One hypothesis suggests that a deal has been struck in which China has been given face and space to postpone construction on Scarborough Shoal and that the US in turn postponed its next FONOP and agreed to tone down its public rhetoric.



The US FONOPs in the South China Sea are designed to challenge what the US sees as other countries’ restrictions on freedom of navigation. The previous two in this series involved the USS Lassen near China-occupied Subi Reef in October 2015 and the USS Curtis Wilbur in January 2016 near China-claimed and occupied Triton Island in the Paracels. A third FONOP was widely expected for Mischief Reef, a formerly submerged feature also claimed by the Philippines (it is situated in its claimed 200 nm Exclusive Economic Zone and on its claimed continental shelf). It is now occupied by China and has been built upon by China. But this did not happen — at least not yet.


One hypothesis suggests that a deal has been struck in which China has been given face and space to postpone construction on Scarborough Shoal and that the US in turn postponed its next FONOP and agreed to tone down its public rhetoric. A FONOP near Mischief Reef would have more potential for escalation because the US maintains that it is (or was) a low tide elevation not entitled to a territorial sea. Thus to demonstrate its position, the US would have to undertake non-innocent military operations within 12 nm of the feature like maneuvering, launching and receiving aircraft, live fire exercises intelligence collection or some other “in-your face-activities.” This could trigger a strong reaction from Beijing — and more importantly for its leadership — its nationalist citizenry. Perhaps the US will challenge a hypothetical territorial sea claim around Mischief Reef after the PCA decision that is expected to declare that the feature is not a legal rock or island and not entitled to a territorial sea. The US could then be seen as legitimately “enforcing” the PCA decision.


The publicized series of US over flights of attack warplanes near Scarborough Shoal would not seem to support the hypothesis of such a “deal.” Moreover, the innocent-passage FONOP conducted by the Lawrence does not fit this hypothesis either. So speculation is rife. What will come next in this tit-for tat “game”? The US is apparently intent on demonstrating by word and deed that it will risk confrontation with China — and even escalation — if necessary. Meanwhile China now seems to be exercising considerable tactical restraint in the face of such challenges — particularly regarding the FONOPs. But it is very doubtful any tenuous “truce” will hold. Indeed, China has stated that the latest US FONOP “only further justified China’s construction of defense facilities in the area” and would result in more Chinese air and maritime patrols.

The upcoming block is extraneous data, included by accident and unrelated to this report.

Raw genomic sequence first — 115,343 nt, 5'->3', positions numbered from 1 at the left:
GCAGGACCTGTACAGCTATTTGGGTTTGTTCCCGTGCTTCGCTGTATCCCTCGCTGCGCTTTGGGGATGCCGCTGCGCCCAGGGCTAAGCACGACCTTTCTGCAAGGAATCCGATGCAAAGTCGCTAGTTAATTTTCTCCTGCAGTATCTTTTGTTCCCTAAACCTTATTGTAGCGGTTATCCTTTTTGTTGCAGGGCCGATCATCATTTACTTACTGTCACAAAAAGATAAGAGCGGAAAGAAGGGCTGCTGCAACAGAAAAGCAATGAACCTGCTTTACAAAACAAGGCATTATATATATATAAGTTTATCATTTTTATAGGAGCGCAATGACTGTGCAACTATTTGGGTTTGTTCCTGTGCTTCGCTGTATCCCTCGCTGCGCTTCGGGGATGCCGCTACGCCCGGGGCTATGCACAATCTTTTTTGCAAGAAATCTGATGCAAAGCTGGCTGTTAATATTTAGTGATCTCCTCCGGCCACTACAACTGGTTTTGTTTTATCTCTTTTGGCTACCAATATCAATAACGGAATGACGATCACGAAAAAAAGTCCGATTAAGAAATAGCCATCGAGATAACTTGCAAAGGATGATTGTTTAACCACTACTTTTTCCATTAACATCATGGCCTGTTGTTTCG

Unfortunately, the dialectic runs much deeper than tactical one-upmanship. As the Australian analyst Hugh White has cogently argued, the US strategy in the South China Sea is failing. The US assumes that it can increase pressure on China with relative impunity until China “blinks and backs-off.” But China has so far not been cowed by US diplomatic and military warnings and shows of force and instead seems to be signaling by its actions that it too will risk a military confrontation to defend its position there. Increasingly, both see the outcome of this policy conflict as an indication of who will dominate the region. Indeed, this struggle has become a challenge to the existing US-led international order.


Next steps by the US could include a “red line” statement like that suggested by Hugh White that “it would regard any further Chinese action as a direct assault on the stability of Asia, and such an act would be met with full US force,” or a build-up of US forces in the region (which in China’s view is already ongoing). Tactically the US could deploy destroyers to physically block Chinese dredges, or it could back Manila’s sovereignty claim on the feature by publicly extending the reach of its defense treaty with the Philippines to specifically include Scarborough Shoal. Either would be risky. What if China proceeded anyway?